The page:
For years now controversies over free music and film downloads have occupied many newspaper and blog columns. When Norway’s music industry went on the offensive with its slogan piracy kills music the country’s Piratgruppen (Pirate Group) responded with piracy frees music.

Inevitably pirate parties have attracted the attention of the law. Campaigners have had their property raided and there has been harassment and arrests of individuals as state machinery endeavours to crack down of their attack on intellectual property.

The participants in pirate parties, like this blog, are happy to have others copy their output. The Piratbyrån place their material under the banner, kopimi – copy me.

Kopimi logo

Copie from Brazil Pirates

The social networking aspect of their rolling policies means the pirates have retained their dynamism. They share ideals but they also differ in various respects. Some are more influential than others: The Electronic Frontier Foundation (EFF) from the USA and the Chaos Computer Club, a hacker organisation from Germany are two better-known marginal groups.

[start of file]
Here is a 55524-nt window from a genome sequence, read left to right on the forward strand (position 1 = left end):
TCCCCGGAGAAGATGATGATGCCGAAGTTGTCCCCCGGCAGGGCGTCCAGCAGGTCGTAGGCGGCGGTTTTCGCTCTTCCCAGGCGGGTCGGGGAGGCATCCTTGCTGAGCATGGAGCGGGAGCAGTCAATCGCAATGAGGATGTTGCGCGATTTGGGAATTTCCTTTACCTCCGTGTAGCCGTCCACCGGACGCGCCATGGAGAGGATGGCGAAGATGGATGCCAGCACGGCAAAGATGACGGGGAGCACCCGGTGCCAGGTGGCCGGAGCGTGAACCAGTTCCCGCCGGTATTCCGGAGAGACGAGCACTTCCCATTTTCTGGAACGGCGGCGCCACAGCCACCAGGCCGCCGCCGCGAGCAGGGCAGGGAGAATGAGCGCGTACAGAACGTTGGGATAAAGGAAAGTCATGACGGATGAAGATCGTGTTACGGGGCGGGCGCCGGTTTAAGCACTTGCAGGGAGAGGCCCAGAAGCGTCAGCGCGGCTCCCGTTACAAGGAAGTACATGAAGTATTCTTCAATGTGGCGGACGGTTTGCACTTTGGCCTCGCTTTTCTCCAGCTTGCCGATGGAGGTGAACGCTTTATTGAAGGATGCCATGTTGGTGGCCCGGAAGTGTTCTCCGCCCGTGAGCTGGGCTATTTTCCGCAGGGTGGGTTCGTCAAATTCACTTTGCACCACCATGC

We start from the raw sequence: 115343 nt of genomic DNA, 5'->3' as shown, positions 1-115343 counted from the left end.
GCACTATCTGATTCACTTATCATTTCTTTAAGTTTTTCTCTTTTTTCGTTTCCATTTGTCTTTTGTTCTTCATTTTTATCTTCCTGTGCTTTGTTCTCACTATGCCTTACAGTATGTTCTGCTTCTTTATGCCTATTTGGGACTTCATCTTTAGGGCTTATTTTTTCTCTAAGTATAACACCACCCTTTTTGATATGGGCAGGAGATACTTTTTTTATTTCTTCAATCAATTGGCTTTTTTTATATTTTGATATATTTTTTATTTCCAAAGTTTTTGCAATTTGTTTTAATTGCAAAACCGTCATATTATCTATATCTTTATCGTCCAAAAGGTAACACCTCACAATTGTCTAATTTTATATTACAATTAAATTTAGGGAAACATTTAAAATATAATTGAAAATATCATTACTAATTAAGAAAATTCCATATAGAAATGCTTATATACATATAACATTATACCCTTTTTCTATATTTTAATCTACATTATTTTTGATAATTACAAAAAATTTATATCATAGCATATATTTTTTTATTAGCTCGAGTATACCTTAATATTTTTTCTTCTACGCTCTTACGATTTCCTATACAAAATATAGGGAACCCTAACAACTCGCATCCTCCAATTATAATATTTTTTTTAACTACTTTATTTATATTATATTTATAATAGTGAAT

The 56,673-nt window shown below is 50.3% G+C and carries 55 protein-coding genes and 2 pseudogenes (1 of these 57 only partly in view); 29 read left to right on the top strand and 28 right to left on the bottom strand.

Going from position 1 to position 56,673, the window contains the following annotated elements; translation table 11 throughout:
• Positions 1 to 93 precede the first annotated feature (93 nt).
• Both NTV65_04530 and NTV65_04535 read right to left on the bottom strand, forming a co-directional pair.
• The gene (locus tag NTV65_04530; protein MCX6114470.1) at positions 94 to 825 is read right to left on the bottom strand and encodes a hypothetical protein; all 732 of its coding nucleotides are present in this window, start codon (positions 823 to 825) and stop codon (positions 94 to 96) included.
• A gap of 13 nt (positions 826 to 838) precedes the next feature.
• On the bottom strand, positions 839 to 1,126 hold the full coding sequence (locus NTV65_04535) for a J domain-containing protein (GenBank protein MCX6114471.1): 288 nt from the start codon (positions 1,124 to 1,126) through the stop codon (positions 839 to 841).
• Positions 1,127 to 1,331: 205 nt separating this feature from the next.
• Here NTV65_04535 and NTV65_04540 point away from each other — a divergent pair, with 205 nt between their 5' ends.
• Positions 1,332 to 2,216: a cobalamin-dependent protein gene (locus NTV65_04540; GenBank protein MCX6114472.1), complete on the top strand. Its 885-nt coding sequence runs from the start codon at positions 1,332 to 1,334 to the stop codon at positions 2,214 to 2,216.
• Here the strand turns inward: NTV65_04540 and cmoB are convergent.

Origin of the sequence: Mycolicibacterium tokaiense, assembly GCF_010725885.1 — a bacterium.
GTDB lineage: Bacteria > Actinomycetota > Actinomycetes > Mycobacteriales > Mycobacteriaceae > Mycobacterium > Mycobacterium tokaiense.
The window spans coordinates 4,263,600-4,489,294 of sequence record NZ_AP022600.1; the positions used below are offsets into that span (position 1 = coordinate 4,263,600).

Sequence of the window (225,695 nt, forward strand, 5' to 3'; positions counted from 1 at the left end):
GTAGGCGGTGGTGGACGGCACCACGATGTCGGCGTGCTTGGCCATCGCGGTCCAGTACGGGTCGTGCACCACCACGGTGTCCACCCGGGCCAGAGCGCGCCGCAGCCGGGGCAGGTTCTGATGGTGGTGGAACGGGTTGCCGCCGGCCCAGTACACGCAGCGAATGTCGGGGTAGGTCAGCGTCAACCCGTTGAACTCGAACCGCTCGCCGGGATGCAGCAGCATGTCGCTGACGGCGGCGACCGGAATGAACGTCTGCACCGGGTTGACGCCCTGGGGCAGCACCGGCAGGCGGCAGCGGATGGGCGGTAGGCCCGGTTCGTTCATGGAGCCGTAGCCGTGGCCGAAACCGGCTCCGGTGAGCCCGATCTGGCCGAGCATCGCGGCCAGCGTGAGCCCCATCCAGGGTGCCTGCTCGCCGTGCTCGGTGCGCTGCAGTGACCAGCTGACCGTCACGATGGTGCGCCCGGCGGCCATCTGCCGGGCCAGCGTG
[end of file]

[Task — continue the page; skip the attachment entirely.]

The Electronic Frontier Foundation logo

The Chaos Computer Club logo

The Pirates have taken the negative connotation of their name used by the film, music, photographic, publishing industries and made it into something positive which is striking a chord with voters, especially the young.

Pirate Parties across the globe

Officially registered pirate party

Active, unregistered pirate party

Discussed within PP-International

 No pirate party

Since its inception the popularity of Sweden’s Pirate Party has forced other Swedish political groups – the Greens, Moderate Party and Left Party – to re-address their positions on copyright and internet downloads and file sharing. The strength of the Pirates in Germany gives the lie to the idea that young people are just not interested in politics. There the younger voters have found a political organisation they can relate to and who knows, this might be coming to a voting booth near you in the future.